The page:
By Sam Halpert
Raymond Carver has turn into a literary icon for our time. while he died in 1988 on the age of 50, he used to be acclaimed because the maximum effect at the American brief tale considering Hemingway. Carver's pals have been the stuff of legend besides. during this wealthy collection—greatly extended from the sooner once we speak about Raymond Carver—of interviews with shut partners, buddies, and kinfolk, Sam Halpert has chronologically prepared the memories of Carver's grownup lifestyles, recalling his tricky “Bad Raymond” days via his moment existence as a improving alcoholic and triumphantly winning author. the result's a lively Irish wake—toasts, anecdotes, lies, songs, confessions, laments—all fantastically orchestrated by way of Halpert right into a very readable and relocating narrative.These humorous, poignant, intensely remembered interviews juxtapose own anecdotes and enlightening feedback. reminiscence mixes with research, and a full of life photo of Carver emerges as we listen diversified tales approximately him—of an identical tale advised from varied viewpoints. he's right here offered as hero, sufferer, or even villain—Carver's readers will realize the woof and distort of his tales in those affectionate narratives.
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Additional resources for Raymond Carver: An Oral Biography
When did you and Ray Carver first cross paths? Ray came to my creative writing class in 1961, transferring from Chico State, where he had spent a year studying under John Gardner. I'd known Gardner back at the University of Iowa Writers' Workshop. Ray came west here to Humboldt from Chico because he thought he'd land a job over here and help support his family. He stayed here long enough to graduate, didn't he? Oh yes, and over the time he was here he took five or six courses from me, including fiction writing.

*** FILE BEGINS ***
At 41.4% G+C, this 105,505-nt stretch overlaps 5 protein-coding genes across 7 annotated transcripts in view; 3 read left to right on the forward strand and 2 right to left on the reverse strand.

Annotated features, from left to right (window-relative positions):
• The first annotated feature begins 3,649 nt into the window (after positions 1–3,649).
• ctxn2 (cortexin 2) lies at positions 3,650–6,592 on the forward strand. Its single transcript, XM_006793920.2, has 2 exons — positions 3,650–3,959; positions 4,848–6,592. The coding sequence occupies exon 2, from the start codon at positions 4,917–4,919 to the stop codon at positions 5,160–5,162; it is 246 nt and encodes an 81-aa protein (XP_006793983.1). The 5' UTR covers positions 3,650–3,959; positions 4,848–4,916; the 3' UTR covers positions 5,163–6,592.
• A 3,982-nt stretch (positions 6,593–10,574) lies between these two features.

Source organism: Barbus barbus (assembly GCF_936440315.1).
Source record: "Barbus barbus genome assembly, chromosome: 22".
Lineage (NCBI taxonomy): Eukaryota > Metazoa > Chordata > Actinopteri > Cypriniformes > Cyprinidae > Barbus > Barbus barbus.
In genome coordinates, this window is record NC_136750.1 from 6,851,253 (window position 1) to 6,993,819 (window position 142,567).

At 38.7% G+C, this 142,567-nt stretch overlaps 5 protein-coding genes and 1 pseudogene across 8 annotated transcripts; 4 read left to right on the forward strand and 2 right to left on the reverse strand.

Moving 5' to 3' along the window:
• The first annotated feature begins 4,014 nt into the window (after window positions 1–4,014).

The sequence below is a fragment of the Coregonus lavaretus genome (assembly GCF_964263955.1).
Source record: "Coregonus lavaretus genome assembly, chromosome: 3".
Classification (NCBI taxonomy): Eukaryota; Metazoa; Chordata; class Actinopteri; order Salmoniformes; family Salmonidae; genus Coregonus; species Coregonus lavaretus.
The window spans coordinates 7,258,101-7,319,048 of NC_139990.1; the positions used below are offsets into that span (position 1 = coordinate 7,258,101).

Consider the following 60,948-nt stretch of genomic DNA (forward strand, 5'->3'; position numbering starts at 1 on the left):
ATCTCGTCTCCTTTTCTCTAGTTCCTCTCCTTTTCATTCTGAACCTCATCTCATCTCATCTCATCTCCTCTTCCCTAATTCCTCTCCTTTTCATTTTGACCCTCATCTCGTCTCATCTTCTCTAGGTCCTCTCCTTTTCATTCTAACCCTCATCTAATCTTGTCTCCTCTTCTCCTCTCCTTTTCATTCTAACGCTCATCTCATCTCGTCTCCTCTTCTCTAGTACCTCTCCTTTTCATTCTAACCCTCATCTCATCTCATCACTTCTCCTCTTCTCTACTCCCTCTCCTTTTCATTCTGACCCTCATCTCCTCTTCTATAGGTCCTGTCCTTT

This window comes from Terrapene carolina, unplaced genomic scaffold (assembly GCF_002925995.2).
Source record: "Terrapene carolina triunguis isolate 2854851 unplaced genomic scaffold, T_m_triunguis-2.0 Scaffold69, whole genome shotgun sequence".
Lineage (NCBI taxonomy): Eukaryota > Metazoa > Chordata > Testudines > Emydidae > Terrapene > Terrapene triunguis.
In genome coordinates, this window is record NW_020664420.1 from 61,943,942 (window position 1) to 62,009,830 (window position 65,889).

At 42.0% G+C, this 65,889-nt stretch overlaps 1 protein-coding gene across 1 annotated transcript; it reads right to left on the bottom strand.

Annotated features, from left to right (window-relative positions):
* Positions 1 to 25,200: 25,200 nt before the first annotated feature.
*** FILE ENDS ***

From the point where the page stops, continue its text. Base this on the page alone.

She was selling the house in Cupertino and had scraped together the money for a rehab center for Ray. " Ray had nowhere else to go. He had no money, couldn't pay the rent. Unger welcomes me on the front porch of the small house that he and his wife, Amy, occupy just off the Syracuse campus. She asks me whether I intend to interview her sister Maryann Carver. I'd been strongly considering that possibility since the Michaels and Kittredge interviews, but neither of them had any idea where she might be or if she'd be willing to participate in an interview.
He's as comfortable and easy as an old shoe. We adjourn to the bar after the interview, and he runs off a few stories. I recall talking with him in Aspen on the day we heard that Ray had died. I'll not soon forget the unsentimental, simple manner in which Bill expressed his feelings of loss that day for his dear friend. We all know that you and Ray were good friends, but in the beginning . . Well, it's real clear. I can be specific because I remember it so vividly. It was during spring break 1970, I was teaching at the University of Montana, and the woman who was my wife at that time and I went to Seattle, you know, just to get out of Montana and hang around for awhile at the Olympic, one of the old grand hotels.